Blizzard's Dean of Collegiate Esports Talks 'Overwatch' and What's Next for Pro Gaming

Blizzard's Dean of Collegiate Esports Talks 'Overwatch' and What's Next for Pro Gaming

Adam Rosen – the big man on campus when it comes to esports Blizzard

Adam Rosen and his twin brother Tyler are on the front lines of the battle to bring esports to the masses on campus

Adam Rosen and his twin brother Tyler are on the front lines of the battle to bring esports to the masses on campus

Tyler and Adam Rosen are the most identical identical twins you'll ever meet. The only way to tell them apart is by how they part their hair (and even then, it's still a bit of a toss up). The two brothers co-founded and serve as co-presidents of Texas Esports Association (now known only by its acronym, Tespa) and are both Project Managers at Blizzard, working on bringing collegiate esports to campuses across the country – a task made considerably easier by the explosive growth of the peerless Overwatch, which now boasts over 25 million players worldwide.

Collegiate esports are an increasingly important part of game publishers' esports strategies – League of Legends creators Riot Games has been pouring resources into its own uLoL Series in conjunction with the Collegiate StarLeague, Tespa's biggest competitor – but (arguably) no one has done more for the scene than the Rosen brothers. Last weekend, I caught up with Adam (or was it Tyler?) at their flagship event, Heroes of the Dorm, which brought four of the best Heroes of the Storm teams from around the country to compete at the University of Nevada Las Vegas.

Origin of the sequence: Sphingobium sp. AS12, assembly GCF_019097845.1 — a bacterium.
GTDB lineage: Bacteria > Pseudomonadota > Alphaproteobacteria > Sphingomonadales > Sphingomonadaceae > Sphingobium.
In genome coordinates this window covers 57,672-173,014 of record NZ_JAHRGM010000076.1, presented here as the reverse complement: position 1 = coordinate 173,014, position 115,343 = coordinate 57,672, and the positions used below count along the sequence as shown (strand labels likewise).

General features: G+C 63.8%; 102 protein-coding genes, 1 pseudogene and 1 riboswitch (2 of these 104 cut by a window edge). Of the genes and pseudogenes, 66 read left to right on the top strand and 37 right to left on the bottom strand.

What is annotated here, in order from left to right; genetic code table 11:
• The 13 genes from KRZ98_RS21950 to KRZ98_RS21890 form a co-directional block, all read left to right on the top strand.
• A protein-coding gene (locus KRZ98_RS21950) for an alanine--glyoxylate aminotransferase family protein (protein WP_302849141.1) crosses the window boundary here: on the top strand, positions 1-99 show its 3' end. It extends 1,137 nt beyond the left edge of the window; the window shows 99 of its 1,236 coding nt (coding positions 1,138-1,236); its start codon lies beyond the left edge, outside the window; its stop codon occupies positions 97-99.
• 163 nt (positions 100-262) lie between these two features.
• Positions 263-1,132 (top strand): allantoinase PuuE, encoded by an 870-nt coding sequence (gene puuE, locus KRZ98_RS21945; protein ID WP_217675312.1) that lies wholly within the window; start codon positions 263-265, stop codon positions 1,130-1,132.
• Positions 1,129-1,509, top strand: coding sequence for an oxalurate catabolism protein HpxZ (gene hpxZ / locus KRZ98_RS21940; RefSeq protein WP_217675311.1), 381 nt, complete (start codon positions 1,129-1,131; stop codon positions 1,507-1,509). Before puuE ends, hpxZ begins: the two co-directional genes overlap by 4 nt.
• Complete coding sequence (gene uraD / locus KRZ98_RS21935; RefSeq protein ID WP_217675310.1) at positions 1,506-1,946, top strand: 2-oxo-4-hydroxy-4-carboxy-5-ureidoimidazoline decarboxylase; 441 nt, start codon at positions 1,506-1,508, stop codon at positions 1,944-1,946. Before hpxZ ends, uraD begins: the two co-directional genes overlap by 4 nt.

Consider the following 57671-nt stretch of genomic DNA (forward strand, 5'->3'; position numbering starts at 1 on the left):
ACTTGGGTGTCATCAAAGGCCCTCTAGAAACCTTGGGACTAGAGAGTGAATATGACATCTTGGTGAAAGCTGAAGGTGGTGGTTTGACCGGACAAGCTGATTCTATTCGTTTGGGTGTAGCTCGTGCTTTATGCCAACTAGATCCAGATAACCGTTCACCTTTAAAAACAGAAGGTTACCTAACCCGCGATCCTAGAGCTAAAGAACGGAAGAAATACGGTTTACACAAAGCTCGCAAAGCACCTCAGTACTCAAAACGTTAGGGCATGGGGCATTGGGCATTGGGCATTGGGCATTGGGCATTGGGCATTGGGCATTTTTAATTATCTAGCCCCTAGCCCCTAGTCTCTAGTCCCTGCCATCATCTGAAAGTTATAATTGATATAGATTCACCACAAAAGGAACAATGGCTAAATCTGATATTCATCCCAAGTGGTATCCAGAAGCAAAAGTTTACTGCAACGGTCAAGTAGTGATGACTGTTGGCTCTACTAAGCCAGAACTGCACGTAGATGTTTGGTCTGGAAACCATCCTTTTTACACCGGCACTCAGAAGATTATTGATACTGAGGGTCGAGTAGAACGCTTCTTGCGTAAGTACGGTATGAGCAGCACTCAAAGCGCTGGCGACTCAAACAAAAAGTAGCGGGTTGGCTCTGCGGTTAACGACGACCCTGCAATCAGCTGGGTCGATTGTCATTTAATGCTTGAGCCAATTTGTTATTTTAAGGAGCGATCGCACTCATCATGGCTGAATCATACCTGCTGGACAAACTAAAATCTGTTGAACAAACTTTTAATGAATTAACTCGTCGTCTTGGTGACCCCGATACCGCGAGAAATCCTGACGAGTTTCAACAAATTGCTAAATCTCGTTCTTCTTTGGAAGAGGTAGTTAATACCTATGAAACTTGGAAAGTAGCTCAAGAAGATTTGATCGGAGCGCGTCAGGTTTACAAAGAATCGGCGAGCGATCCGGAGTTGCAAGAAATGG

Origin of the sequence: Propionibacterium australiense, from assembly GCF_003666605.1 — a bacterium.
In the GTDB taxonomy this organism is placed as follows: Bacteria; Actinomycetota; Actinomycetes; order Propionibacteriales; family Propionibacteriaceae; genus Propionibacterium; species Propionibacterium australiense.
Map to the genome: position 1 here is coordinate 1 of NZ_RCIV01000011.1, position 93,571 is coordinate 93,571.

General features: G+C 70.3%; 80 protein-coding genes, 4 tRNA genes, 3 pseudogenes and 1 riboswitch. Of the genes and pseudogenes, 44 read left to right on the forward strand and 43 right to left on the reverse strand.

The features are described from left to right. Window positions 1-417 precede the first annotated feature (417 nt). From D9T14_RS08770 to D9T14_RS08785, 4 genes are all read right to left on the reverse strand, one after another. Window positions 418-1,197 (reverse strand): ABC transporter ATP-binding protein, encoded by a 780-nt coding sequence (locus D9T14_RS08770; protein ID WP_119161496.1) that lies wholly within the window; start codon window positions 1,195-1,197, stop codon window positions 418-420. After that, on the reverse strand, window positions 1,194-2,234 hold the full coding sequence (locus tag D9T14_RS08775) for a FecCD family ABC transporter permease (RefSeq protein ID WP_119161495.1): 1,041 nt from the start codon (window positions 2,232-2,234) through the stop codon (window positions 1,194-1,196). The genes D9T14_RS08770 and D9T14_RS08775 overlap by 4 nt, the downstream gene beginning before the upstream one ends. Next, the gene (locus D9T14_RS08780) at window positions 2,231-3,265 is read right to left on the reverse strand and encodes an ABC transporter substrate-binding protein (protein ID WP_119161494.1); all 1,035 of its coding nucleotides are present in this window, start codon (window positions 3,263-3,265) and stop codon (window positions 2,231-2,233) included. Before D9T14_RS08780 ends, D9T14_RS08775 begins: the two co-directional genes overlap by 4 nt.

Why did you and your brother found Tespa in the first place?
Tyler and I started Tespa when we were in college. We went to UT Austin and we wanted to bring the gamers on campus together so we could meet and talk about games, and hopefully form teams that could compete against other universities. When we started,

Over time, at college, we grew this organization – then just a campus club – into a bigger and bigger group. We hosted huge events, we raised money from sponsors, we flew in top players from around the world to compete, we broadcast our competitions live, and we grew the club to one of the largest clubs on campus out of thousands of clubs. Then we graduated – I went off to join Deloitte and do the consulting thing. But we were still getting students coming to us, saying "Can you teach us? Can you help us?" so we decided we might as well.

And this is when you partnered with Blizzard?